Law Offices of Nicholas Gebelt

When Do Bankruptcy Cases End Up In Litigation?


In the previous article, I outlined the most common types of disputes that result in bankruptcy litigation. As a quick summary, they include:

  • Challenges To Discharge: When the issue of whether or not a debt can be discharged is disputed. This is done to challenge either the discharge of a particular debt, or the entire discharge.
  • Objection To A Claim: When a debtor is in a plan of financial reorganization, either in a Chapter 11 or a Chapter 13, for a limited time creditors can file proofs of claim. When a creditor files a proof of claim, it asserts that the debtor owes it a certain amount of money, to be repaid through the reorganization plan. If the claim is exaggerated, invalid, or otherwise objectionable, the debtor can challenge its legitimacy.
  • Dispute Over Valuation Of Assets: Under the right circumstances, a debtor can remove a judgment lien against an asset — most typically a residence. And under the right circumstances, a debtor can remove a wholly unsecured junior mortgage. One of the key factors in lien stripping — whether to remove a judgment lien, or to strip off a junior mortgage lien — is the value of the property. If the property value is too high, the lien cannot be stripped. Thus, if there is a dispute over the stripping of the lien, it is typically over the value of the property.

Sometimes — most commonly in Chapter 7 bankruptcies — the Chapter 7 trustee will initiate litigation against recipients of what are called “preferences,” and what are called “fraudulent transfers.” This is done via an adversary proceeding, and can play a very big role in the bankruptcy case. Prebankruptcy planning is absolutely essential to avoid facing adversary proceedings to undo preferences and fraudulent transfers.

What is a Preference Lawsuit?

Before I discuss preference lawsuits, I must first explain what a preference is. It helps to know the two big goals of bankruptcy law.

A. The Two Big Goals Of Bankruptcy Law

The first major goal of bankruptcy law has a laudable pedigree. It was in the Code of Hammurabi — Hammurabi was a ruler of the first Babylonian empire — and is found in the Bible, ancient Roman law, and the U.S. constitution: To give the debtor a financial fresh start. The second big goal of bankruptcy law looks at the other side of the financial equation: To make sure that similarly situated creditors are treated equally and fairly.

B. Violating The Second Big Goal

There are a couple of ways that debtors sometimes violate the second big goal of treating all similarly situated creditors the same.

First, they won’t list all of their creditors in their bankruptcy petition. To say this is considered “a big no-no” is an understatement: It is actually an imprisonable offense. This is because it ultimately constitutes perjury, since debtors swear under penalty of perjury that they have listed all of their creditors on their bankruptcy petition. This is one reason why it is very important to list all of your creditors in your bankruptcy petition.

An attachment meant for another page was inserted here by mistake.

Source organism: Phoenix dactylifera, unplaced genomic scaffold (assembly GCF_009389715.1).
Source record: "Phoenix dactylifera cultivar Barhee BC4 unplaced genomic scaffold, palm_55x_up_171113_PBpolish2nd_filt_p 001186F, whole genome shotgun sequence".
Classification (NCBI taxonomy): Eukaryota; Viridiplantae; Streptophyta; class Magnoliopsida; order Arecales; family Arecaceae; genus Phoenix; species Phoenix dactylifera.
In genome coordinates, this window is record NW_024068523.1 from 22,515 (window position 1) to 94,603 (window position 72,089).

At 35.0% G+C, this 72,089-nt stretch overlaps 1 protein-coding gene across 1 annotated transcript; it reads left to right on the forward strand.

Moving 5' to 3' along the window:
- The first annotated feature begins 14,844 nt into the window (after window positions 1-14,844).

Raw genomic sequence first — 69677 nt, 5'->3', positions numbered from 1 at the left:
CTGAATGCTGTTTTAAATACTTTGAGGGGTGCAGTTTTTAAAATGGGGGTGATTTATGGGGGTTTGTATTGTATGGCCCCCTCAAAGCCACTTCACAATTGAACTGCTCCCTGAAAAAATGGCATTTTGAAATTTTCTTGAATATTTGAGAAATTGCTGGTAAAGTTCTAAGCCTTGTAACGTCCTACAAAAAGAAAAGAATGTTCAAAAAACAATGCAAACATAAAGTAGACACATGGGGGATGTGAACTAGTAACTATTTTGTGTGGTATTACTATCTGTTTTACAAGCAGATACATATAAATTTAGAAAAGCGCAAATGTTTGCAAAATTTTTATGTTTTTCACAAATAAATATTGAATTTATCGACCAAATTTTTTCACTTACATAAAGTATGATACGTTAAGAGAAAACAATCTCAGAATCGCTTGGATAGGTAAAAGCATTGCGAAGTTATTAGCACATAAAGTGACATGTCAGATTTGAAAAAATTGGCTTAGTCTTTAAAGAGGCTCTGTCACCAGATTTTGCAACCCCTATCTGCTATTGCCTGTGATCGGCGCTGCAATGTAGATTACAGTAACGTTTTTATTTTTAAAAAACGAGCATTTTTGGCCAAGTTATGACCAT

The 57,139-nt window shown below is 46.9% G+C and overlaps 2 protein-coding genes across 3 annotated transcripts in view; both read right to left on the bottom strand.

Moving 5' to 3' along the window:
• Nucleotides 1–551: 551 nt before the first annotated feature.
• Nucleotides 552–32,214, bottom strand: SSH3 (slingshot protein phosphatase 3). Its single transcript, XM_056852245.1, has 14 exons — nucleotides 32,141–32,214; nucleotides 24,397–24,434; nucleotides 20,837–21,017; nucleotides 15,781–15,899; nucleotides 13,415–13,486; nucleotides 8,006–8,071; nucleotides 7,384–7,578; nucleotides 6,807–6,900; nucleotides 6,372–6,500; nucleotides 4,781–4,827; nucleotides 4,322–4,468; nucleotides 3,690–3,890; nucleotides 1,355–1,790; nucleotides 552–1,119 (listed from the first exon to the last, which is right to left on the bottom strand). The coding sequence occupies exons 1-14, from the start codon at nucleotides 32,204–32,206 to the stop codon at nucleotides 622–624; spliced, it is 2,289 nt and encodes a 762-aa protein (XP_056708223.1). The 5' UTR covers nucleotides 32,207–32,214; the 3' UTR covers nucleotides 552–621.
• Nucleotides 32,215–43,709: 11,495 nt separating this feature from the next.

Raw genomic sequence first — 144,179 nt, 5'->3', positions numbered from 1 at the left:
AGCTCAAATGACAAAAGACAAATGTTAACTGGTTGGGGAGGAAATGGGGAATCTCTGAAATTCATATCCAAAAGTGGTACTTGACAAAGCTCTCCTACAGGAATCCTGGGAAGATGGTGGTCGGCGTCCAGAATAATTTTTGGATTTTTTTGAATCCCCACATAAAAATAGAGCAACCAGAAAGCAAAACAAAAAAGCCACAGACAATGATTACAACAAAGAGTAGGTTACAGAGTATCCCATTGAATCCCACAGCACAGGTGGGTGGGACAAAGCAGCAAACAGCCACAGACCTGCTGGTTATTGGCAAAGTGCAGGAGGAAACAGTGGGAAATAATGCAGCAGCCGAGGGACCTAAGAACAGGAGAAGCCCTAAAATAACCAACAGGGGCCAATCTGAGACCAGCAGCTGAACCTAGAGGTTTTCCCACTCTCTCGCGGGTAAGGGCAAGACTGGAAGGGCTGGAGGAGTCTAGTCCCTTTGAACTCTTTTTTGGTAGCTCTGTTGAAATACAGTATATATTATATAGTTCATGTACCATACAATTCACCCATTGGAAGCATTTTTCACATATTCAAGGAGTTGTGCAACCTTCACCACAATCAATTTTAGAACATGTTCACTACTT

Second, in anticipation of bankruptcy, some debtors make preferential payments to a given creditor; perhaps to curry favor with the creditor, or to give preferential treatment to a friend, or family member, or a close business associate.

You might wonder what is wrong with repaying a family member instead of the bank. When you pay the family member you are treating that person better than other similarly situated creditors. In doing so, you are violating that second big goal of making sure that all similarly situated creditors are treated the same.

C. The Preference Avoidance Adversary Proceeding

By definition, a preference happens before a person files for bankruptcy. Once the bankruptcy is filed, the responsible party — usually a trustee — is empowered to initiate an adversary proceeding, to recover the preference.

How far back in time is the look-back period? If the recipient of the preference is an ordinary creditor, the look-back period is ninety days prior to the filing of the bankruptcy petition. If the creditor is an insider — family member, close business associate — the look-back period is one year. In each case, measured from the date the bank honors the payment.

An important consideration is the size of the preference. On the one hand, if the preference amount was only $500 that you paid your brother a few weeks before filing for bankruptcy, no one is going to take any action because just the cost of filing the adversary complaint will far exceed $500. On the other hand, if the preference amount was $50,000, your brother will face a preference avoidance action.

What is the cutoff? It depends on the facts, and who the trustee is. If you hit the trustee’s sweet spot, the preference recipient will face an adversary proceeding to undo the preference. If the trustee is successful, the money will not be returned to you. Instead, it will be used to pay all the creditors on a pro-rata basis according to certain priority rules that are listed in the Bankruptcy Code.

In sum, a preference lawsuit is a lawsuit to undo or avoid a preference.

What is an Adversary Proceeding in Bankruptcy?

The simple answer is that an adversary proceeding is a lawsuit that is specific to the bankruptcy system. “Adversary proceeding” is the term of art that is used to mean “lawsuit” in bankruptcy jurisprudence. If you sued someone in the California Superior Court you would say that you filed a lawsuit against that person. If you initiated a lawsuit against somebody in bankruptcy court, you would say that you initiated an adversary proceeding against that person.

For more information on Litigation Over Bankruptcy Disputes, an initial consultation is your best next step. Get the information and legal answers you are seeking by calling (562) 777-9159 today.

Attorney Nicholas Gebelt

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